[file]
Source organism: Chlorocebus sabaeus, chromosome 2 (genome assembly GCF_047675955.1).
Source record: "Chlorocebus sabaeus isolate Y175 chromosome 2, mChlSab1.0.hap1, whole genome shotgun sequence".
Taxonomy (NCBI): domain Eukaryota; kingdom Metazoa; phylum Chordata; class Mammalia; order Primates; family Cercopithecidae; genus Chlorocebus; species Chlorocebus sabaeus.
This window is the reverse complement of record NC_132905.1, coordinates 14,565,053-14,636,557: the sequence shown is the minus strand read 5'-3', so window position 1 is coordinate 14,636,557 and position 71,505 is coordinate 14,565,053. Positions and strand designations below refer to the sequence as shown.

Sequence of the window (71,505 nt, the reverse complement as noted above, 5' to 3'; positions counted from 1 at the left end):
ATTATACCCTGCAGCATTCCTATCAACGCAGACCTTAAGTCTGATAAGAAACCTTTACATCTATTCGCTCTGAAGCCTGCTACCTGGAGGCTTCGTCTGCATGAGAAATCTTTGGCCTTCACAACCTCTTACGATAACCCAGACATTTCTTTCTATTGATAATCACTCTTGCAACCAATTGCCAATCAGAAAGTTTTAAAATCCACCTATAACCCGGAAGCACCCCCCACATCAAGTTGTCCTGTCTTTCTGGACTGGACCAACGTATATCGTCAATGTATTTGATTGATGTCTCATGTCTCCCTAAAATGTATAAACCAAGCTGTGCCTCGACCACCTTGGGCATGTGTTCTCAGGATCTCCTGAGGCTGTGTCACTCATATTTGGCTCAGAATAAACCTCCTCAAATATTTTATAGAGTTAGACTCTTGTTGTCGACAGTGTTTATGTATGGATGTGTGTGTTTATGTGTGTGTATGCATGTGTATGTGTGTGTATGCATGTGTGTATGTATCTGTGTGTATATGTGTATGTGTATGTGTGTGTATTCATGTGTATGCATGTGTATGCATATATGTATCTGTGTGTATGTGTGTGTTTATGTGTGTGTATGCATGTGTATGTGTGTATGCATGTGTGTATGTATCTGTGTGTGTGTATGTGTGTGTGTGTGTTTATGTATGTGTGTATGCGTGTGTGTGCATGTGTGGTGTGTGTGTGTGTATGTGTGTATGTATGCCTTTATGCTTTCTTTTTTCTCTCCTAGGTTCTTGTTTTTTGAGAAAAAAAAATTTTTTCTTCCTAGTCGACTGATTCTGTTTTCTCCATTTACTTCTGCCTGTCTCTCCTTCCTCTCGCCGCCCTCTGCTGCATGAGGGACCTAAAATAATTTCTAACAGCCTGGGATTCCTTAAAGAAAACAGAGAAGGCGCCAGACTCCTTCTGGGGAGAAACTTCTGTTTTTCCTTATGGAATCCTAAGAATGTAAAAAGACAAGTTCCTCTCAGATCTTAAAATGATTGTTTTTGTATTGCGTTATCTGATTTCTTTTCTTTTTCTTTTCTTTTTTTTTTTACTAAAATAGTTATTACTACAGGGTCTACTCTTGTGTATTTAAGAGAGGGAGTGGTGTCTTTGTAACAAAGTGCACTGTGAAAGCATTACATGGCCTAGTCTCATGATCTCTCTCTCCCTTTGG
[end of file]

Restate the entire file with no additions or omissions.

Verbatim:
Source organism: Chlorocebus sabaeus, chromosome 2 (genome assembly GCF_047675955.1).
Source record: "Chlorocebus sabaeus isolate Y175 chromosome 2, mChlSab1.0.hap1, whole genome shotgun sequence".
Taxonomy (NCBI): domain Eukaryota; kingdom Metazoa; phylum Chordata; class Mammalia; order Primates; family Cercopithecidae; genus Chlorocebus; species Chlorocebus sabaeus.
This window is the reverse complement of record NC_132905.1, coordinates 14,565,053-14,636,557: the sequence shown is the minus strand read 5'-3', so window position 1 is coordinate 14,636,557 and position 71,505 is coordinate 14,565,053. Positions and strand designations below refer to the sequence as shown.

Sequence of the window (71,505 nt, the reverse complement as noted above, 5' to 3'; positions counted from 1 at the left end):
ATTATACCCTGCAGCATTCCTATCAACGCAGACCTTAAGTCTGATAAGAAACCTTTACATCTATTCGCTCTGAAGCCTGCTACCTGGAGGCTTCGTCTGCATGAGAAATCTTTGGCCTTCACAACCTCTTACGATAACCCAGACATTTCTTTCTATTGATAATCACTCTTGCAACCAATTGCCAATCAGAAAGTTTTAAAATCCACCTATAACCCGGAAGCACCCCCCACATCAAGTTGTCCTGTCTTTCTGGACTGGACCAACGTATATCGTCAATGTATTTGATTGATGTCTCATGTCTCCCTAAAATGTATAAACCAAGCTGTGCCTCGACCACCTTGGGCATGTGTTCTCAGGATCTCCTGAGGCTGTGTCACTCATATTTGGCTCAGAATAAACCTCCTCAAATATTTTATAGAGTTAGACTCTTGTTGTCGACAGTGTTTATGTATGGATGTGTGTGTTTATGTGTGTGTATGCATGTGTATGTGTGTGTATGCATGTGTGTATGTATCTGTGTGTATATGTGTATGTGTATGTGTGTGTATTCATGTGTATGCATGTGTATGCATATATGTATCTGTGTGTATGTGTGTGTTTATGTGTGTGTATGCATGTGTATGTGTGTATGCATGTGTGTATGTATCTGTGTGTGTGTATGTGTGTGTGTGTGTTTATGTATGTGTGTATGCGTGTGTGTGCATGTGTGGTGTGTGTGTGTGTATGTGTGTATGTATGCCTTTATGCTTTCTTTTTTCTCTCCTAGGTTCTTGTTTTTTGAGAAAAAAAAATTTTTTCTTCCTAGTCGACTGATTCTGTTTTCTCCATTTACTTCTGCCTGTCTCTCCTTCCTCTCGCCGCCCTCTGCTGCATGAGGGACCTAAAATAATTTCTAACAGCCTGGGATTCCTTAAAGAAAACAGAGAAGGCGCCAGACTCCTTCTGGGGAGAAACTTCTGTTTTTCCTTATGGAATCCTAAGAATGTAAAAAGACAAGTTCCTCTCAGATCTTAAAATGATTGTTTTTGTATTGCGTTATCTGATTTCTTTTCTTTTTCTTTTCTTTTTTTTTTTACTAAAATAGTTATTACTACAGGGTCTACTCTTGTGTATTTAAGAGAGGGAGTGGTGTCTTTGTAACAAAGTGCACTGTGAAAGCATTACATGGCCTAGTCTCATGATCTCTCTCTCCCTTTGG